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Everyone’s soooo scared of gray goo – ya know, wantonly self-replicating, nanofabricating killer nanobots run amok and end all life on Earth through an orgiastic wave of ecophagy (literally, “eating the environment”). These pesky critters would be based on the molecular assemblers and nanfabricators envisioned by nanotech pioneer Eric Drexler, which “would join molecular building blocks to make products with atomic precision and unprecedented capabilities.”
While the possibility of this happening is remote and preventable (as described by Drexler and Chris Phoenix), the fact that it is even possible was enough to generate a new batch of fervent end-of-the-worlders. They’re so obsessed, in fact, that nobody’s discussing the next great wave of computer viruses that I poetically call blue goo.
Allow me to explain: First, we need to take a quick trip to the emerging threat of hardware trojans – intentionally-place, impossible-to-detect defects that would drastically reduce the relibility and life expectancy of processors and memory chips. It’s serious enough that, among others, the Pentagon’s Defense Advanced Research Projects Agency (DARPA) is tracking the issue.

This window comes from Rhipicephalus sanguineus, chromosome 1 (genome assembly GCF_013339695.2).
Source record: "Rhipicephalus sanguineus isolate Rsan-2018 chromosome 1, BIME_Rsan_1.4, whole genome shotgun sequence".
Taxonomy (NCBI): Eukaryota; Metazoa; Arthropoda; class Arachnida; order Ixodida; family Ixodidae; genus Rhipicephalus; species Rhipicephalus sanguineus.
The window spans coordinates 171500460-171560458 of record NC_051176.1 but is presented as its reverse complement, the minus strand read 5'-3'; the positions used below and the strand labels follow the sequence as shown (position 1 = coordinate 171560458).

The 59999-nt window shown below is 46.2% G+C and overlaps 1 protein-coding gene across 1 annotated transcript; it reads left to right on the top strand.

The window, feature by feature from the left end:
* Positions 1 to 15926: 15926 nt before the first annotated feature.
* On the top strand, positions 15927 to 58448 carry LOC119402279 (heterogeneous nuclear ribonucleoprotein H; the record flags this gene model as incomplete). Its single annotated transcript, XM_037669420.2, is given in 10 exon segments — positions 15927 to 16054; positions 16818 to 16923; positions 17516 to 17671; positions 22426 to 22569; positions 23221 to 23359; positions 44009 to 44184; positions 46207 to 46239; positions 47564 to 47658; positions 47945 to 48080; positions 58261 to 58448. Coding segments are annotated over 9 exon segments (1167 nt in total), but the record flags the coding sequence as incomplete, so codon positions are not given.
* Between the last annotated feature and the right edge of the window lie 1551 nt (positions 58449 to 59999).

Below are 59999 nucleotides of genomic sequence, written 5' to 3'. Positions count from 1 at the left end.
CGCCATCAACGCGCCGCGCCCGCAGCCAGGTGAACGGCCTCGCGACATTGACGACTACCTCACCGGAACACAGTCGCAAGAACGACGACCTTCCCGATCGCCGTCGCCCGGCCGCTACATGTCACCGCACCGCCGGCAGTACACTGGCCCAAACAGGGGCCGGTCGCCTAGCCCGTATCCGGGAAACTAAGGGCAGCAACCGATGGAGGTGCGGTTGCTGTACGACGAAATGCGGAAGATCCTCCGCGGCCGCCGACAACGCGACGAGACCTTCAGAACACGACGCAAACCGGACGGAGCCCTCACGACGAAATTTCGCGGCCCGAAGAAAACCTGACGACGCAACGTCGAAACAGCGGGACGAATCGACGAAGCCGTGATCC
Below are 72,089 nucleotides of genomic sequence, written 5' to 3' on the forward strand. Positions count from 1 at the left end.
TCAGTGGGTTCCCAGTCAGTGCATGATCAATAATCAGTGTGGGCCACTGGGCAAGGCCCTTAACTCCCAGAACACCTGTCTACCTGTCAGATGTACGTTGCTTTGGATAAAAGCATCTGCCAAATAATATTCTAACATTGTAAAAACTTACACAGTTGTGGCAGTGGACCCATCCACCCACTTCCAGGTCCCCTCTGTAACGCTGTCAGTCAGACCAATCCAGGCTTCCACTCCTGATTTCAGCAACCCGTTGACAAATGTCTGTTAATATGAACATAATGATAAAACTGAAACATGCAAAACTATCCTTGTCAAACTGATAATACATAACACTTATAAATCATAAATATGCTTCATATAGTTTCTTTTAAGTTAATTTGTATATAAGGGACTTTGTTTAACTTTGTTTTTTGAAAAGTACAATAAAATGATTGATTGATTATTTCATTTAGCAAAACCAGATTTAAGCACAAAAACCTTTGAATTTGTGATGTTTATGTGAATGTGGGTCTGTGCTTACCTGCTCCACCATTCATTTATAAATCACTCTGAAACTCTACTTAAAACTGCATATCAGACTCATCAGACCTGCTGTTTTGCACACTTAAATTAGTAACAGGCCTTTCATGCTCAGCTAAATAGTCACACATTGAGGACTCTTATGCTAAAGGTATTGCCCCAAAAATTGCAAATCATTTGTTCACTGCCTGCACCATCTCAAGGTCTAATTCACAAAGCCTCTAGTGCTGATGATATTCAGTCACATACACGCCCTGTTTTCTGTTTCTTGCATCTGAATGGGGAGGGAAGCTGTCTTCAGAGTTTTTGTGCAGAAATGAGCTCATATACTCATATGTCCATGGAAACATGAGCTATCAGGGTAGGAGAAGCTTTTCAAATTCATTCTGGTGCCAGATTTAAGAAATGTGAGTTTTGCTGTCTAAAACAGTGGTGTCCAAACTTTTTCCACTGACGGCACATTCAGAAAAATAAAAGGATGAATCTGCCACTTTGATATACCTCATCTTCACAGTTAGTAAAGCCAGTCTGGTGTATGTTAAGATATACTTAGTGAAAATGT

In my view, however, this is a weak hardware trojan (as in weak encryption or weak AI). So, you may well wonder, what would a strong hardware trojan be like?
Glad you asked. By exploiting the software that will control nanofabricators – which, by the way, use basic molecules as feedstock – such future micromonsters would commit technophagy by commandeering computer (or phone, or whatever) resources to create a small army of self-replicating nanonbots that devour the device from the inside out. Like parasitic wasps. (Warning: not for the queasy.)
Be afraid…be very afraid. And this time I mean it.
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